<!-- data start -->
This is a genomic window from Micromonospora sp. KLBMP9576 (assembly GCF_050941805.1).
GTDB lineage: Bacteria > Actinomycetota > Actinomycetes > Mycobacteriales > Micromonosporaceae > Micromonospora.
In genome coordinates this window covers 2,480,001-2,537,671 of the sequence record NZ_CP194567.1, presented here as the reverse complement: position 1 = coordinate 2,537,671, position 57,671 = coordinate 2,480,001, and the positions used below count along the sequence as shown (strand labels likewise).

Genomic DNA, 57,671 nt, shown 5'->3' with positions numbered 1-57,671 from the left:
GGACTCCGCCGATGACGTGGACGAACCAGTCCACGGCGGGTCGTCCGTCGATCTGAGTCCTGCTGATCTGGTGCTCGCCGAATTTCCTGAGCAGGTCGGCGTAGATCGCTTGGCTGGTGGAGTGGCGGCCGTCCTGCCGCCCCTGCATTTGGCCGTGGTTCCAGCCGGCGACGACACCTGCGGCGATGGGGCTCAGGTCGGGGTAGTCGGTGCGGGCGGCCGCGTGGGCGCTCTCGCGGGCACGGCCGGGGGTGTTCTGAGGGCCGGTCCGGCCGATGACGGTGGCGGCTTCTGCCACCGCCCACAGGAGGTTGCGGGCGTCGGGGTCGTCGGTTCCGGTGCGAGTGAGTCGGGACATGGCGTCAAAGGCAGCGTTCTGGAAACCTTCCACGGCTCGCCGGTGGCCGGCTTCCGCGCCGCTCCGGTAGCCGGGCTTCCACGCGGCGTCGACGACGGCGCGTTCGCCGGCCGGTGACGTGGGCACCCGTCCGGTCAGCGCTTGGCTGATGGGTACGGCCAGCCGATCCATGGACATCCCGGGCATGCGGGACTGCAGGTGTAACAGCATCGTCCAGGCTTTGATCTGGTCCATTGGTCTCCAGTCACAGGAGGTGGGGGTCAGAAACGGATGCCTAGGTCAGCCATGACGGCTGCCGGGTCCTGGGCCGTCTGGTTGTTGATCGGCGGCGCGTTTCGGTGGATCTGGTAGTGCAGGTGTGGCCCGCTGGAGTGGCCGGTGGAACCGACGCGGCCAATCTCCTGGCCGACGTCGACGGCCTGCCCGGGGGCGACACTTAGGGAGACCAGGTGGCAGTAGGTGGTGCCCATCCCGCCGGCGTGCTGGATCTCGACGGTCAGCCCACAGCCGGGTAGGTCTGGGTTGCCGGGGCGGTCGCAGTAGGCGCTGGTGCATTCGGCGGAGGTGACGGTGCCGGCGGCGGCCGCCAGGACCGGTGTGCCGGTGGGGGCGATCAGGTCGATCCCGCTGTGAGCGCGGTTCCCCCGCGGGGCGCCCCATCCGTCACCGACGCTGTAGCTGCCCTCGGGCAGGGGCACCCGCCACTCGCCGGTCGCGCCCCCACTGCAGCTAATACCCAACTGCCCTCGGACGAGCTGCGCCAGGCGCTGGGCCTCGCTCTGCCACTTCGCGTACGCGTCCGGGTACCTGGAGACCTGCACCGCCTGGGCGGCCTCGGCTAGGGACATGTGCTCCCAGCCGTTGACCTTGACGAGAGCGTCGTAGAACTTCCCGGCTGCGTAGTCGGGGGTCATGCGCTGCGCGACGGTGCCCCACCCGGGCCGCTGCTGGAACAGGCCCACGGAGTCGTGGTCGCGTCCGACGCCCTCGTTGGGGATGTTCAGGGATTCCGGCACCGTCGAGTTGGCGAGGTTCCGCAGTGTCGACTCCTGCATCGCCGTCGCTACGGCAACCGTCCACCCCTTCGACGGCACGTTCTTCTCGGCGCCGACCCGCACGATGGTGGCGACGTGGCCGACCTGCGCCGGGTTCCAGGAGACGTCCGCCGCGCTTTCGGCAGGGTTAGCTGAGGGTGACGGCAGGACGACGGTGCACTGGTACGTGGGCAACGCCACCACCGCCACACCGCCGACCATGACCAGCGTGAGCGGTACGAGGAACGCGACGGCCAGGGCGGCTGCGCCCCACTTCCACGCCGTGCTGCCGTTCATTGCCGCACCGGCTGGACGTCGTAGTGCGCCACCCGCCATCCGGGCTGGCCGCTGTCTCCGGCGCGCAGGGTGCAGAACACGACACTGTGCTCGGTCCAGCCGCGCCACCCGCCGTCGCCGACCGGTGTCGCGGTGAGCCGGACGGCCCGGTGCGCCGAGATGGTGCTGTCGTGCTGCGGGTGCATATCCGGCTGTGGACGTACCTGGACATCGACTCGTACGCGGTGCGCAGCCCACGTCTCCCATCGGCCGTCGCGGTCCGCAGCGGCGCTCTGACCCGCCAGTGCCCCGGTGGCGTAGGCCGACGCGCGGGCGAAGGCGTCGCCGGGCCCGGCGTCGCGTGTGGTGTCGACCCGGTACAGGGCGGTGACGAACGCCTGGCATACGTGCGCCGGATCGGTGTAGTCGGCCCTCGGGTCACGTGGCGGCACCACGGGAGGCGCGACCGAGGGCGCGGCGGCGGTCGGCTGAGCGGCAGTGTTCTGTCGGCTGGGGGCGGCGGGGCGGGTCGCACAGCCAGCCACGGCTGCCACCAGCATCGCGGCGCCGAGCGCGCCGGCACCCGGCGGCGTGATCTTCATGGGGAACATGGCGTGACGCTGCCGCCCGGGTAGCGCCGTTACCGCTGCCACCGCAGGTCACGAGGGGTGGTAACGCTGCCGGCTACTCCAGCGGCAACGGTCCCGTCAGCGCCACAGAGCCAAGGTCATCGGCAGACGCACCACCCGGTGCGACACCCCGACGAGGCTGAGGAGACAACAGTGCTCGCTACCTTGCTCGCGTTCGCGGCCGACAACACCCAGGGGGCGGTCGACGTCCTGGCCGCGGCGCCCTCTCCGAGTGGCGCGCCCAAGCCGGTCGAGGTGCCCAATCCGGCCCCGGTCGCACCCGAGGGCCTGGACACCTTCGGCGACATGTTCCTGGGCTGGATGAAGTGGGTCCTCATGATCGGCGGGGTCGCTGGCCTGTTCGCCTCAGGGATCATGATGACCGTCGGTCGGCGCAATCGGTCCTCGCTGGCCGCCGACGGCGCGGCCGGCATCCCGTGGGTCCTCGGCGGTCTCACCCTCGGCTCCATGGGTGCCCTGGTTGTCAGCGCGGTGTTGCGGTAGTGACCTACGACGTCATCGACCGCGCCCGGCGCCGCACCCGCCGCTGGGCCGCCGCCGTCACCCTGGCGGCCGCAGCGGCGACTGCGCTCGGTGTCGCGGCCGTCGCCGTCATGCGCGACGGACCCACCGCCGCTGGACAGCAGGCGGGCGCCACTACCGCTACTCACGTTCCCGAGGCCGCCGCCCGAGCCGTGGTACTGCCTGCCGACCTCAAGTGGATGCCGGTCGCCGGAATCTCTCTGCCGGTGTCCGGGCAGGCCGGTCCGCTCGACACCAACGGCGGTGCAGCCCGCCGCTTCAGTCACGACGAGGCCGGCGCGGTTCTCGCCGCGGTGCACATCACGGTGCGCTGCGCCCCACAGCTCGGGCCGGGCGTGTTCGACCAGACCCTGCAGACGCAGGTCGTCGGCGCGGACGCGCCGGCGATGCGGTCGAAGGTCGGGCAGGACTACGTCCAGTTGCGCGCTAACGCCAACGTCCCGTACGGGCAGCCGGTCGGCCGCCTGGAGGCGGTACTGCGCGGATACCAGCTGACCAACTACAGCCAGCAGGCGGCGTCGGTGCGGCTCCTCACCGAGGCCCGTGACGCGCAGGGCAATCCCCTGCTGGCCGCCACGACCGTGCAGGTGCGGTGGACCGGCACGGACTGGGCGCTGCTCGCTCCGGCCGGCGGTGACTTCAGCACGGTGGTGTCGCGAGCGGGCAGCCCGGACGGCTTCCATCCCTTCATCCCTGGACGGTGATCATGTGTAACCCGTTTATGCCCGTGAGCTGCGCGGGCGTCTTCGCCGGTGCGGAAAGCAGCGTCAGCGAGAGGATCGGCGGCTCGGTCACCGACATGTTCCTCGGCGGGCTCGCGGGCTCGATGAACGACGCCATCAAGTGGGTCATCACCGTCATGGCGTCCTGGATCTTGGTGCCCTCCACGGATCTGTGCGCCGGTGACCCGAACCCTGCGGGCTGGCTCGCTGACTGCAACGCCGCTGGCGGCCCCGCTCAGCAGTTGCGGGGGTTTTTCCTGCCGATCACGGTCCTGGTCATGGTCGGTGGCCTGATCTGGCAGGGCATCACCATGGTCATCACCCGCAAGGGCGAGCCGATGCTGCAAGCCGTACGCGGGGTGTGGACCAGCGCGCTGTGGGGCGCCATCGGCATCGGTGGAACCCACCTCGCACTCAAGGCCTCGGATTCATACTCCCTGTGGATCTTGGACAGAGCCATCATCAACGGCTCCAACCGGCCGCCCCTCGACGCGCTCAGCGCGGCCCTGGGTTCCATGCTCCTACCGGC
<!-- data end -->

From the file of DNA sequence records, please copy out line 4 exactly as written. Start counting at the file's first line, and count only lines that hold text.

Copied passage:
Genomic DNA, 57,671 nt, shown 5'->3' with positions numbered 1-57,671 from the left: